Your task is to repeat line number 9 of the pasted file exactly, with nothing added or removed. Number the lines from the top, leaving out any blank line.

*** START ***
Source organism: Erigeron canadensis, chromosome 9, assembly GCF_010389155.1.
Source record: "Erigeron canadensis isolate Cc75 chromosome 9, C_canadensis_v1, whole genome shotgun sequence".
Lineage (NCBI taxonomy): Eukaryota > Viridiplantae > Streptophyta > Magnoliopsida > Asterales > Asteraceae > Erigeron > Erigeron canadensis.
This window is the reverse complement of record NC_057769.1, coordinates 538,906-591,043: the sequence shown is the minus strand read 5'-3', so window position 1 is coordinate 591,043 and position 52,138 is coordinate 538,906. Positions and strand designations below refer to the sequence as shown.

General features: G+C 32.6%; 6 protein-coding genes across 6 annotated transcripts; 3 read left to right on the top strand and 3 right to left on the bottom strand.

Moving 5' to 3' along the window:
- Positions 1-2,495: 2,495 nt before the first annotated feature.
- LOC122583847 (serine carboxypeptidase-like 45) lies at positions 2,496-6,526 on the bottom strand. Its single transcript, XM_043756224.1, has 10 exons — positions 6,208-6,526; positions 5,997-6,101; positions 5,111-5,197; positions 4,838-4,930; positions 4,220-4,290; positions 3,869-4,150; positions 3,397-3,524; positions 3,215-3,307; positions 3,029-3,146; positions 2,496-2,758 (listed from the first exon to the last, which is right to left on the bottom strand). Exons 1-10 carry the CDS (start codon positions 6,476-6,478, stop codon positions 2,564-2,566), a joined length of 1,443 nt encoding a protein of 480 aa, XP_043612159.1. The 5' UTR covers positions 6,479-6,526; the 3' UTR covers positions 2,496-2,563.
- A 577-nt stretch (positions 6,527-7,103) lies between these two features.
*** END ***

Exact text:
- A 577-nt stretch (positions 6,527-7,103) lies between these two features.